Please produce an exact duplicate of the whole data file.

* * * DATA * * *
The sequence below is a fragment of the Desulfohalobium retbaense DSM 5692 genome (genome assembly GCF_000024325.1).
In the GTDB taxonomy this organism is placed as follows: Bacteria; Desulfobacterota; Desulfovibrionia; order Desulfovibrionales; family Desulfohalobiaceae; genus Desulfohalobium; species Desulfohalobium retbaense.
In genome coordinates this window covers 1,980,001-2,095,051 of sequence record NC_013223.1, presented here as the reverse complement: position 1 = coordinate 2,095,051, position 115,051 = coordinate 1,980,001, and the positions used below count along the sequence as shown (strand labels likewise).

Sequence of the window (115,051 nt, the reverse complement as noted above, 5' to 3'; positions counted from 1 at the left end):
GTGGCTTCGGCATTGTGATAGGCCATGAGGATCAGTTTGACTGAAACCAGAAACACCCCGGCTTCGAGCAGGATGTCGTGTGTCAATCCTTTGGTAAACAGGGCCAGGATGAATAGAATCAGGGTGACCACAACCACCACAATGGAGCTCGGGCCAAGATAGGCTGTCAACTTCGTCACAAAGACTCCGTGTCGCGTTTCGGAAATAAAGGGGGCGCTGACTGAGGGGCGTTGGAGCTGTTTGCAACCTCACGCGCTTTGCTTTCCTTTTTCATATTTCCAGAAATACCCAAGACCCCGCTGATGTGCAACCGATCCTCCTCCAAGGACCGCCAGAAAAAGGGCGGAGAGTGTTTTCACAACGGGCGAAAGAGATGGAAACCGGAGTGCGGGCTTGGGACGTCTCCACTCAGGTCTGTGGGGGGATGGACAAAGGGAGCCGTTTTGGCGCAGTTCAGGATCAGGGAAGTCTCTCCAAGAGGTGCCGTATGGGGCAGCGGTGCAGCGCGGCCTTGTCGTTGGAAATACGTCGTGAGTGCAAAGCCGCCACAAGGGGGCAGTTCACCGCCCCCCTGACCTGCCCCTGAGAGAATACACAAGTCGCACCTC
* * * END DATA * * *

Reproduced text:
The sequence below is a fragment of the Desulfohalobium retbaense DSM 5692 genome (genome assembly GCF_000024325.1).
In the GTDB taxonomy this organism is placed as follows: Bacteria; Desulfobacterota; Desulfovibrionia; order Desulfovibrionales; family Desulfohalobiaceae; genus Desulfohalobium; species Desulfohalobium retbaense.
In genome coordinates this window covers 1,980,001-2,095,051 of sequence record NC_013223.1, presented here as the reverse complement: position 1 = coordinate 2,095,051, position 115,051 = coordinate 1,980,001, and the positions used below count along the sequence as shown (strand labels likewise).

Sequence of the window (115,051 nt, the reverse complement as noted above, 5' to 3'; positions counted from 1 at the left end):
GTGGCTTCGGCATTGTGATAGGCCATGAGGATCAGTTTGACTGAAACCAGAAACACCCCGGCTTCGAGCAGGATGTCGTGTGTCAATCCTTTGGTAAACAGGGCCAGGATGAATAGAATCAGGGTGACCACAACCACCACAATGGAGCTCGGGCCAAGATAGGCTGTCAACTTCGTCACAAAGACTCCGTGTCGCGTTTCGGAAATAAAGGGGGCGCTGACTGAGGGGCGTTGGAGCTGTTTGCAACCTCACGCGCTTTGCTTTCCTTTTTCATATTTCCAGAAATACCCAAGACCCCGCTGATGTGCAACCGATCCTCCTCCAAGGACCGCCAGAAAAAGGGCGGAGAGTGTTTTCACAACGGGCGAAAGAGATGGAAACCGGAGTGCGGGCTTGGGACGTCTCCACTCAGGTCTGTGGGGGGATGGACAAAGGGAGCCGTTTTGGCGCAGTTCAGGATCAGGGAAGTCTCTCCAAGAGGTGCCGTATGGGGCAGCGGTGCAGCGCGGCCTTGTCGTTGGAAATACGTCGTGAGTGCAAAGCCGCCACAAGGGGGCAGTTCACCGCCCCCCTGACCTGCCCCTGAGAGAATACACAAGTCGCACCTC